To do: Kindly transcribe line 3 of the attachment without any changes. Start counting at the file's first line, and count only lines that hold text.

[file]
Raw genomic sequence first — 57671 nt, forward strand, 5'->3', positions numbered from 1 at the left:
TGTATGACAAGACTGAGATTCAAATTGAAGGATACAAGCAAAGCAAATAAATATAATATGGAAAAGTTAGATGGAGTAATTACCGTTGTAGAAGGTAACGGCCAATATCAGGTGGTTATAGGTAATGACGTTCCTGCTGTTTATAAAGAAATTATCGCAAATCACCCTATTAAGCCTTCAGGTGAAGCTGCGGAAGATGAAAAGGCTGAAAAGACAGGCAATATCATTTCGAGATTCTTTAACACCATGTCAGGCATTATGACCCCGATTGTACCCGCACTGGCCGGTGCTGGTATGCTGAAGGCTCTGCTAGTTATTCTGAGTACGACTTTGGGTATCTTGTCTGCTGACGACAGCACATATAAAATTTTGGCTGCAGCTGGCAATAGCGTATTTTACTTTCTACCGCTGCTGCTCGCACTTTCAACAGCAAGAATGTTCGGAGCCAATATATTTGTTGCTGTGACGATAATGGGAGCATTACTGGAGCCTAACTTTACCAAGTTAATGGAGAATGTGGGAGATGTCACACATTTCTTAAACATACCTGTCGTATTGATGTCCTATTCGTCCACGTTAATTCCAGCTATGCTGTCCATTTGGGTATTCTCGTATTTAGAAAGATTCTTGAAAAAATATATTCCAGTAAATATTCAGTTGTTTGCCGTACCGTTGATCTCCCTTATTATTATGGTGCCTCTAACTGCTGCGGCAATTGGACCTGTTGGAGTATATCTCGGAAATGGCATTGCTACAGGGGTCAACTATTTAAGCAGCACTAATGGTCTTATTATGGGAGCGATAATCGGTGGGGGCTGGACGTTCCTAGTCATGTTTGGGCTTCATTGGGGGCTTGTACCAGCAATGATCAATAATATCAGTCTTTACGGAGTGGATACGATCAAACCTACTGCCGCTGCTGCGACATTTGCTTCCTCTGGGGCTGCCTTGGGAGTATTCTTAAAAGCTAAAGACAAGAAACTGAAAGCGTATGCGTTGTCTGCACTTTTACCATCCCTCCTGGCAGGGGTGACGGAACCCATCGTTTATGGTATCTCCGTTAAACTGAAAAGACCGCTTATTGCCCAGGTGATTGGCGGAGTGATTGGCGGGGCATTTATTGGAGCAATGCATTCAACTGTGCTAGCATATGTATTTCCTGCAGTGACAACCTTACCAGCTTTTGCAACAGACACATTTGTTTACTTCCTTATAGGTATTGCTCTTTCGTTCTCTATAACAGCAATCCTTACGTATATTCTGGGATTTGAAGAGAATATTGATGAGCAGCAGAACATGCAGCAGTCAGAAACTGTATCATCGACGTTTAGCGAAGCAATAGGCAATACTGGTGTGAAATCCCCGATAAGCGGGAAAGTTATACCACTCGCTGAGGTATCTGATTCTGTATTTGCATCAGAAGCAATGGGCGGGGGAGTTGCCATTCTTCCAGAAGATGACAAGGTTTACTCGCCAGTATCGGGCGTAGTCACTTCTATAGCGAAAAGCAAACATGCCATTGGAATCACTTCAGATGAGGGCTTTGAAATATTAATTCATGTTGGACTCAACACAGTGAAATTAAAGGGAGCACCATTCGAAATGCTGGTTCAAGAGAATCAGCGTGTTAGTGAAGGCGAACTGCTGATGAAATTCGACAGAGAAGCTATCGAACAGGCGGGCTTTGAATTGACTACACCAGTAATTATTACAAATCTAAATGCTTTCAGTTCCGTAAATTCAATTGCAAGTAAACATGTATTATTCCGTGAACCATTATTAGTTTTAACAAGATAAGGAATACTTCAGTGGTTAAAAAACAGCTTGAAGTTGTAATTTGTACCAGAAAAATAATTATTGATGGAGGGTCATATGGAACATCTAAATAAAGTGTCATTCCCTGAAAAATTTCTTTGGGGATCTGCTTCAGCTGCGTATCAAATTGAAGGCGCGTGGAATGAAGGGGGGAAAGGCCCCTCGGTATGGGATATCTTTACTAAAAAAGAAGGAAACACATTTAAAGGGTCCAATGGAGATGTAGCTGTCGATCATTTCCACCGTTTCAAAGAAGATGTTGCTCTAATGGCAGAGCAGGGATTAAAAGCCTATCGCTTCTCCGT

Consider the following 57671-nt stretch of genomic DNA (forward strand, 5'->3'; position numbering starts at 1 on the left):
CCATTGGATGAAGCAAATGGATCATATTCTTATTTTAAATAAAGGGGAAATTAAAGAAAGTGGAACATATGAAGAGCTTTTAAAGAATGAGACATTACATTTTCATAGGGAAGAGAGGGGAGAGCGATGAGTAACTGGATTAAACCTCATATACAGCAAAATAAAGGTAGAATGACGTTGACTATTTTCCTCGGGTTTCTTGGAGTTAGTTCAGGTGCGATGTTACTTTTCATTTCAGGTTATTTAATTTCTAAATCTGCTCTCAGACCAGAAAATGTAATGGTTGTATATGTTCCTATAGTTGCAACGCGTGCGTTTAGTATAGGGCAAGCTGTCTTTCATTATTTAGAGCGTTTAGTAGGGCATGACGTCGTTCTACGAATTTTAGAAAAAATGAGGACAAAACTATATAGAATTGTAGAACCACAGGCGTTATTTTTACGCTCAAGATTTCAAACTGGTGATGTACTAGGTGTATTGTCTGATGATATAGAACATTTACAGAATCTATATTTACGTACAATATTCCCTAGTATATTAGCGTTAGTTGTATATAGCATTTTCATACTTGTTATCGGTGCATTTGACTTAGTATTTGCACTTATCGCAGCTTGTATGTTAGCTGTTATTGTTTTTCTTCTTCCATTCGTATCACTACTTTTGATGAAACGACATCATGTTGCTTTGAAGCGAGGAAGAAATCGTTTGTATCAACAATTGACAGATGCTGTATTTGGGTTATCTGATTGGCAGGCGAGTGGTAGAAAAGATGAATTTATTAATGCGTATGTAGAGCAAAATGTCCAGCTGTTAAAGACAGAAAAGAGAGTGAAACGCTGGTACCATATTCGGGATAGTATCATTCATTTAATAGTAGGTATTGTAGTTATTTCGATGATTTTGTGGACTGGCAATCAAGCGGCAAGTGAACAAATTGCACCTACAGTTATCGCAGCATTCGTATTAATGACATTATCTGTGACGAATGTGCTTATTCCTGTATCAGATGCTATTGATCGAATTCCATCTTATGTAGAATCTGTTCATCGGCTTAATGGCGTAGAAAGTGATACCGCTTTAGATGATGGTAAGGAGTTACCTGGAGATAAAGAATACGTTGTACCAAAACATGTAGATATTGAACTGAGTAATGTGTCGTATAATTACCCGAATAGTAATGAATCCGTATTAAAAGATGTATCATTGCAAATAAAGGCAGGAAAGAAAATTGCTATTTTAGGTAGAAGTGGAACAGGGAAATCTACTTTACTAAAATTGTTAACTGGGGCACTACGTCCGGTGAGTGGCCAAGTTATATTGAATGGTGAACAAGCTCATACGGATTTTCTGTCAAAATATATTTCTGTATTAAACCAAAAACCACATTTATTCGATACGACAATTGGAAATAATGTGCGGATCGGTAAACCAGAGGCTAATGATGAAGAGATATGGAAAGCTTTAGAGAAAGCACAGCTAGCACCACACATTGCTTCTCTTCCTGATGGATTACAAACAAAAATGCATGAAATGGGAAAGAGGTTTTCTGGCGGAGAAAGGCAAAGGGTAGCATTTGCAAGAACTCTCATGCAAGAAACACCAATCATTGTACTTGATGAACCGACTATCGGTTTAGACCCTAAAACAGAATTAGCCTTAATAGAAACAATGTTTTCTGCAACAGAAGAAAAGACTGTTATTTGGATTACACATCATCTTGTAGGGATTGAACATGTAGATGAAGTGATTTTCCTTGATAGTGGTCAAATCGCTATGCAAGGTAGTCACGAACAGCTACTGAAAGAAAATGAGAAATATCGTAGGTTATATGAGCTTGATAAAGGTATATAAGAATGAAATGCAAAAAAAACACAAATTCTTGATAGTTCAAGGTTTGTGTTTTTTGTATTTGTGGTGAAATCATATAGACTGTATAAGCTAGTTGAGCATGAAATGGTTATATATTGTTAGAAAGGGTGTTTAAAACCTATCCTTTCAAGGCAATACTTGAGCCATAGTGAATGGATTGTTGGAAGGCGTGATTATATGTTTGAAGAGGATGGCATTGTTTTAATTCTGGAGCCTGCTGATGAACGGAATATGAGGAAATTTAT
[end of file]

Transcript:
Consider the following 57671-nt stretch of genomic DNA (forward strand, 5'->3'; position numbering starts at 1 on the left):